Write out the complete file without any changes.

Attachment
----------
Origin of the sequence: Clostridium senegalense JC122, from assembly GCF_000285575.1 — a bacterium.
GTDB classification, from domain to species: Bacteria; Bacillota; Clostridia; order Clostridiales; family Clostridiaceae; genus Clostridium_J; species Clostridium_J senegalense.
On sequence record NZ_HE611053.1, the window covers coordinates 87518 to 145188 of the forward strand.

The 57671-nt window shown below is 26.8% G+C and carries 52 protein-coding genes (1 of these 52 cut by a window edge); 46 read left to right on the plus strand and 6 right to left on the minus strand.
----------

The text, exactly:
Origin of the sequence: Clostridium senegalense JC122, from assembly GCF_000285575.1 — a bacterium.
GTDB classification, from domain to species: Bacteria; Bacillota; Clostridia; order Clostridiales; family Clostridiaceae; genus Clostridium_J; species Clostridium_J senegalense.
On sequence record NZ_HE611053.1, the window covers coordinates 87518 to 145188 of the forward strand.

The 57671-nt window shown below is 26.8% G+C and carries 52 protein-coding genes (1 of these 52 cut by a window edge); 46 read left to right on the plus strand and 6 right to left on the minus strand.